i would have hoped that jingoists stayed under their bridge after the vote. there were plenty of other reasons to vote leave. also i suspect that treaties will be established that keep migration rights close to what they are.

i think that any event that weakens the power of a state (or in this case organization of states) is beneficial. i don't really see it as a reform, more like a strategy of moving to a more favorable battlefield. the eu was well on it's way to becoming a full blown state, and it's leaders have advocated establishing things such as an army to cement that status. i like the prospects for resistance a lot better in a politically fragmented world because the state is weaker.

that being said i acknowledge that most "national liberation" movements are unliberatory. and i don't really advocate secession in most other contexts because of the effort involved. but in this one, they made it so damn easy.
seraph9888, to some extent, I agree. Secession from a larger state of affairs to a smaller nation does seem logical in the fight to absolve power but we must keep in mind the UK is a union whose power lies with one nation, England. Without the EU the other nation states autonomy have been weakened as they relied on their support. Our revolution has been moved from the paddling pool to the Petri dish with the largest of the nation states attempting to swallow up the smaller amoebas. The EU wasn't on its way to becoming a state, people have saying this since its begun and our democratic elect had always voted with that fear in mind and so did all of our European kin. And we always had sovereignty, for Christ sake Britain invented the term. Brexit is a huge blow to peace, liberty and opportunism. The stage for The Revolution has become smaller and might now be irrelevant according to an empowered Westminster. It's a blow to the individual who had wished to mobilise and self organise without the limits of migration, education and protection for protest. Where folk get section 60'd on the spot for protesting against a cause that works within our nations interests, it may now happen much more often for the anarchic contrarians who hold the counter point of view. Ten percent of the worlds cctv cameras are set up here, we went to war with Iraq despite what had been said in the Chilcot imquiry, this is not a state to trust with more power. We have a political class who are just as irresponsible.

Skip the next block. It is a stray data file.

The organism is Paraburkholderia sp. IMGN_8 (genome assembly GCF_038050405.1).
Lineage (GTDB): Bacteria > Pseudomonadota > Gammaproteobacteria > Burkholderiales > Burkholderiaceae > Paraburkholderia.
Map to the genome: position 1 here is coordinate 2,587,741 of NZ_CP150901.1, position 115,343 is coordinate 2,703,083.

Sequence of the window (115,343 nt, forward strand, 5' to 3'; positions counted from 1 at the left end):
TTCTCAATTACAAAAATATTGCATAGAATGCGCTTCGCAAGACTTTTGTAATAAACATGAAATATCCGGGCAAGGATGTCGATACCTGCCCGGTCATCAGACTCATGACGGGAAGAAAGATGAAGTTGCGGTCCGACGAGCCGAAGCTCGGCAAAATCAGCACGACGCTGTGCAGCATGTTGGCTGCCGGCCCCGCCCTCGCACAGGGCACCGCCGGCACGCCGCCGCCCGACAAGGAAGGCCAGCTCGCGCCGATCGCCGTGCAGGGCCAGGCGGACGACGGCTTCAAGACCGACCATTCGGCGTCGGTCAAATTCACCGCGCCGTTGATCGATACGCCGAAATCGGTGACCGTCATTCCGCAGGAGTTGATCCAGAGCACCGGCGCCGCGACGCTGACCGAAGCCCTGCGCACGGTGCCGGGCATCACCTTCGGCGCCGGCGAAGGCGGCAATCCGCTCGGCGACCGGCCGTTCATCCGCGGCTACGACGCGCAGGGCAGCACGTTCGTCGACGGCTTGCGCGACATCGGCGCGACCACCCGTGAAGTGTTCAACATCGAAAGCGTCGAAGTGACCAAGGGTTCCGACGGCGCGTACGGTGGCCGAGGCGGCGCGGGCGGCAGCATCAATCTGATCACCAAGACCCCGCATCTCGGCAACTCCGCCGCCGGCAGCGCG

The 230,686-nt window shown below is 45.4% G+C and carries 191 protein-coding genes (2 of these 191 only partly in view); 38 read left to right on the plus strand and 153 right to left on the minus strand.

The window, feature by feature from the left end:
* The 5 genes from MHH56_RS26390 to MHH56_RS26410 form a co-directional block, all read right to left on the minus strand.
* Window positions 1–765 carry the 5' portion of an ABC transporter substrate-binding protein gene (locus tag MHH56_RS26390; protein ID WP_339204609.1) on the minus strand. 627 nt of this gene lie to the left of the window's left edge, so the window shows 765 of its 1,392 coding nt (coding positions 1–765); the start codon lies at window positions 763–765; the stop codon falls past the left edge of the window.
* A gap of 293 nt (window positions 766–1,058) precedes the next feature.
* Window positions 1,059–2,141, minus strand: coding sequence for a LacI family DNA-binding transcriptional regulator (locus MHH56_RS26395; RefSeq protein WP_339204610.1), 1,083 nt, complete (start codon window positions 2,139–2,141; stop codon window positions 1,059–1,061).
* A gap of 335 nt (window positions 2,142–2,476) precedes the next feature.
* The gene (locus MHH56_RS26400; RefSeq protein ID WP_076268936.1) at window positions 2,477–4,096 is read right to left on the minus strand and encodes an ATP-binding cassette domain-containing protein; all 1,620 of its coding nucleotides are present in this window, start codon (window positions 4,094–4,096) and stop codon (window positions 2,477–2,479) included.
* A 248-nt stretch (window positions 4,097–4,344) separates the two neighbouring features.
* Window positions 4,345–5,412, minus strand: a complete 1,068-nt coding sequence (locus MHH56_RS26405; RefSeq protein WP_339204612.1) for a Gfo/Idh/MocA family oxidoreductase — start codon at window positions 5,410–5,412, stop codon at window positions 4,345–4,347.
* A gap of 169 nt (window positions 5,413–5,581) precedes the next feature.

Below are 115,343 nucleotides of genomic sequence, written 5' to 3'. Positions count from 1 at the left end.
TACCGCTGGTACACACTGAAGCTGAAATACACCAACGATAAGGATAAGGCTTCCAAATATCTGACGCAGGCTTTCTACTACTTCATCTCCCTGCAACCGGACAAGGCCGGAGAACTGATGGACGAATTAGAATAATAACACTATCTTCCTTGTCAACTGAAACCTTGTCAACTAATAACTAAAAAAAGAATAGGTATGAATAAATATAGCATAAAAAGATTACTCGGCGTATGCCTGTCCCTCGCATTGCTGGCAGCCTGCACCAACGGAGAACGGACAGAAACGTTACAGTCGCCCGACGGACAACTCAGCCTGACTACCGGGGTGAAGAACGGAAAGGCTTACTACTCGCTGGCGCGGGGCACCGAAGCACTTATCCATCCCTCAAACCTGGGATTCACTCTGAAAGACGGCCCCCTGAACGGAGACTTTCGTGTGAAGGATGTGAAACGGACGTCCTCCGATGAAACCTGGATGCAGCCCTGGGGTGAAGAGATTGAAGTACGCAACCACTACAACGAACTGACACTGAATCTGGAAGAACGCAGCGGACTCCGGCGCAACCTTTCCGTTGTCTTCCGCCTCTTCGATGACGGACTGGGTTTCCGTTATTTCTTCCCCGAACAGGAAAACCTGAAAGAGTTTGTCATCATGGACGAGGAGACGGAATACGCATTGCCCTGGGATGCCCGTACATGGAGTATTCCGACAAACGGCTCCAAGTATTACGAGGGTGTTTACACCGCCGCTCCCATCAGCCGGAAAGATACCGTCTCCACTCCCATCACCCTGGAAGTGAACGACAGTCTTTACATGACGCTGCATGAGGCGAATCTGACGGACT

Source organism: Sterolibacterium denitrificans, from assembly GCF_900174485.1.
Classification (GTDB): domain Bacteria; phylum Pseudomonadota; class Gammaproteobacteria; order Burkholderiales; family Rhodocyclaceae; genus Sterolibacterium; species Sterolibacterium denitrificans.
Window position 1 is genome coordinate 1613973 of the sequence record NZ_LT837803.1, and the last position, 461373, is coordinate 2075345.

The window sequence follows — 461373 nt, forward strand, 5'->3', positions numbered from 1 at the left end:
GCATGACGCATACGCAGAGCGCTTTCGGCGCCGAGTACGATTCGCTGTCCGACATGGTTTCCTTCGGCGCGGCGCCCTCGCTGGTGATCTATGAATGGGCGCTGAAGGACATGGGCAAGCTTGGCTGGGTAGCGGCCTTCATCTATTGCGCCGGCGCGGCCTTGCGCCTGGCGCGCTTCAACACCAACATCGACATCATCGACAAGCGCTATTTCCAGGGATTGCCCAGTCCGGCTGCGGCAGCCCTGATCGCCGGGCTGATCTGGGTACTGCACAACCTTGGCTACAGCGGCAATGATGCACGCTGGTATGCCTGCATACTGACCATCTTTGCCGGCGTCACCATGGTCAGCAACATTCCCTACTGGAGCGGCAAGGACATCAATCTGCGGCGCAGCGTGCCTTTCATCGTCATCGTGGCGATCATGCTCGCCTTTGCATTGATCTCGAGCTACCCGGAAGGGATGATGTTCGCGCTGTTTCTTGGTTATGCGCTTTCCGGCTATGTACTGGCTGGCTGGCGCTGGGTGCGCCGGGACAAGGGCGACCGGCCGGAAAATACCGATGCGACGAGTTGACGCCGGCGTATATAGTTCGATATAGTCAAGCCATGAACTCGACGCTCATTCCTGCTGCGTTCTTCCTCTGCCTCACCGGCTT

As to the migration question, there's talk of moving to the Australian points based system. But it is still very uncertain what may happen. It all depends on who we vote for. The next general election will be a big one.
"i think that any event that weakens the power of a state (or in this case organization of states) is beneficial. "

i don't necessarily agree, especially when the weakening of one state merely serves to strengthen another. which is usually the case, from everything i have read, observed and experienced in my lifetime. sometimes, the conflicting "states" reside within the same geopolitical borders.

but what do i know. i am just a dumb individual that has chosen to do my best to avoid all states and their power, as best i can. if i lived in somalia or syria (etc), i might think/feel differently.

2 Answers

+1 vote
Hi seraph9888,

I live in the EU and I'm positive about brexit because the alternative of things staying as they are, with expanding bureaucracy and authoritarism, would be even worse. I'm not sure what will the immediate results be; surely not a direct path to a more healthy anachist society. But at least it will rock the boat.

The idea that brexit voters are racist/xenophobic may have some truth in it as it is easier to blame your South or East european neighbour for the worsening of working condions and salaries in the country, than seeing that it is a deliberate strategy from those in power. However, there is also a lot of propaganda from the powerful media that serve the elites.

The EU, with Germany ahead, is crushing the economy of the weaker EU countries to produce cheap labour that then migrates north, for eg to the UK, competing with workers in those richer countries. This results in a progressive worsening of the working conditions everywhere, reversing hard fought conquests of unions, and moving us all closer to the ideal neoliberal society in which 99% of the population are slaves of the 1% elite.

The EU is a corrupt organization that serves this ideal and, so, everything that can make it weaker in this respect is positive in my view.
by (520 points)
edited by
do you really think that britain splitting off from the EU is really going to have a good effect on people who are on the bottom end of the socio-economic ladder? I'm a little skeptical about that, but would like to hear your thoughts.

"The EU, with Germany ahead, is crushing the economy of the weaker EU countries to produce cheap labour that then migrates north, for eg to the UK, competing with workers in those richer countries."